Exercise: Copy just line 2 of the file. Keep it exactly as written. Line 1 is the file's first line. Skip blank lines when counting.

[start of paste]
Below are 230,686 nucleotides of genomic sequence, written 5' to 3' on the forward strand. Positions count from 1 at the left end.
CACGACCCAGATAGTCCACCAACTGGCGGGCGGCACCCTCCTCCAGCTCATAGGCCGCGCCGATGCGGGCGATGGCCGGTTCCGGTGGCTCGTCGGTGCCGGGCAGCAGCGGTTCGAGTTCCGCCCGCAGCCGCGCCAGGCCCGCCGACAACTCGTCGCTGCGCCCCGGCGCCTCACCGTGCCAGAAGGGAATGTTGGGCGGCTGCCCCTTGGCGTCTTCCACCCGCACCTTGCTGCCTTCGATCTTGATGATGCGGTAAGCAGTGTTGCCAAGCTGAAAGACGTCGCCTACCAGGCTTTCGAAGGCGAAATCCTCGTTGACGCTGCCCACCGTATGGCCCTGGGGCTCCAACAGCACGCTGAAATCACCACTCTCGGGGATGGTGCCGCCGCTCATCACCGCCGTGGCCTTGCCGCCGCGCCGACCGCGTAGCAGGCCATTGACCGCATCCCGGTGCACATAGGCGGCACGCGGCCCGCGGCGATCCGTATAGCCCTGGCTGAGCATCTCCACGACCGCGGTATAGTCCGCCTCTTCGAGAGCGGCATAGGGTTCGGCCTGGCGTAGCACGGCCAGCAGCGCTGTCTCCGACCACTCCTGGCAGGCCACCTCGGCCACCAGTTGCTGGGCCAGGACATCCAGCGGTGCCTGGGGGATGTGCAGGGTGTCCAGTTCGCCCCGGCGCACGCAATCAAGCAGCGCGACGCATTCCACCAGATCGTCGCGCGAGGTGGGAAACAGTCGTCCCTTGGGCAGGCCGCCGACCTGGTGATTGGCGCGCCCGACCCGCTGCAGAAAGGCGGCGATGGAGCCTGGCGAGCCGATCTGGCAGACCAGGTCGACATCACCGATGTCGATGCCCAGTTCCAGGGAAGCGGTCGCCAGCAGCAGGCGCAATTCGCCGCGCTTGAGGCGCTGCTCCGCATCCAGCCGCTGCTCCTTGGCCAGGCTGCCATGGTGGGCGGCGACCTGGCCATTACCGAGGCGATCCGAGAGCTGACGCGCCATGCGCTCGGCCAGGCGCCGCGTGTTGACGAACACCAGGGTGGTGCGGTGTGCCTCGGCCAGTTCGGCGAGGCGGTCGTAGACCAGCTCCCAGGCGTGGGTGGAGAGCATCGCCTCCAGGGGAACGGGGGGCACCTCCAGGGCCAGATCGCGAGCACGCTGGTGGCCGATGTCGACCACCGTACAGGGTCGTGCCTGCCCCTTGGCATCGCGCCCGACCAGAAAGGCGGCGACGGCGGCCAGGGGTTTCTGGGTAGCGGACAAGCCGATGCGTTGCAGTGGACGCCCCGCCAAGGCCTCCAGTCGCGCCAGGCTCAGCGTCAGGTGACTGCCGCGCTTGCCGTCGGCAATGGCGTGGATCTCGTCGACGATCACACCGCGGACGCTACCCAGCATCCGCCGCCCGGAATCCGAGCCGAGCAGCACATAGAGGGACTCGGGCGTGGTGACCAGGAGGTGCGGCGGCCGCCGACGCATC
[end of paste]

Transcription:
CACGACCCAGATAGTCCACCAACTGGCGGGCGGCACCCTCCTCCAGCTCATAGGCCGCGCCGATGCGGGCGATGGCCGGTTCCGGTGGCTCGTCGGTGCCGGGCAGCAGCGGTTCGAGTTCCGCCCGCAGCCGCGCCAGGCCCGCCGACAACTCGTCGCTGCGCCCCGGCGCCTCACCGTGCCAGAAGGGAATGTTGGGCGGCTGCCCCTTGGCGTCTTCCACCCGCACCTTGCTGCCTTCGATCTTGATGATGCGGTAAGCAGTGTTGCCAAGCTGAAAGACGTCGCCTACCAGGCTTTCGAAGGCGAAATCCTCGTTGACGCTGCCCACCGTATGGCCCTGGGGCTCCAACAGCACGCTGAAATCACCACTCTCGGGGATGGTGCCGCCGCTCATCACCGCCGTGGCCTTGCCGCCGCGCCGACCGCGTAGCAGGCCATTGACCGCATCCCGGTGCACATAGGCGGCACGCGGCCCGCGGCGATCCGTATAGCCCTGGCTGAGCATCTCCACGACCGCGGTATAGTCCGCCTCTTCGAGAGCGGCATAGGGTTCGGCCTGGCGTAGCACGGCCAGCAGCGCTGTCTCCGACCACTCCTGGCAGGCCACCTCGGCCACCAGTTGCTGGGCCAGGACATCCAGCGGTGCCTGGGGGATGTGCAGGGTGTCCAGTTCGCCCCGGCGCACGCAATCAAGCAGCGCGACGCATTCCACCAGATCGTCGCGCGAGGTGGGAAACAGTCGTCCCTTGGGCAGGCCGCCGACCTGGTGATTGGCGCGCCCGACCCGCTGCAGAAAGGCGGCGATGGAGCCTGGCGAGCCGATCTGGCAGACCAGGTCGACATCACCGATGTCGATGCCCAGTTCCAGGGAAGCGGTCGCCAGCAGCAGGCGCAATTCGCCGCGCTTGAGGCGCTGCTCCGCATCCAGCCGCTGCTCCTTGGCCAGGCTGCCATGGTGGGCGGCGACCTGGCCATTACCGAGGCGATCCGAGAGCTGACGCGCCATGCGCTCGGCCAGGCGCCGCGTGTTGACGAACACCAGGGTGGTGCGGTGTGCCTCGGCCAGTTCGGCGAGGCGGTCGTAGACCAGCTCCCAGGCGTGGGTGGAGAGCATCGCCTCCAGGGGAACGGGGGGCACCTCCAGGGCCAGATCGCGAGCACGCTGGTGGCCGATGTCGACCACCGTACAGGGTCGTGCCTGCCCCTTGGCATCGCGCCCGACCAGAAAGGCGGCGACGGCGGCCAGGGGTTTCTGGGTAGCGGACAAGCCGATGCGTTGCAGTGGACGCCCCGCCAAGGCCTCCAGTCGCGCCAGGCTCAGCGTCAGGTGACTGCCGCGCTTGCCGTCGGCAATGGCGTGGATCTCGTCGACGATCACACCGCGGACGCTACCCAGCATCCGCCGCCCGGAATCCGAGCCGAGCAGCACATAGAGGGACTCGGGCGTGGTGACCAGGAGGTGCGGCGGCCGCCGACGCATC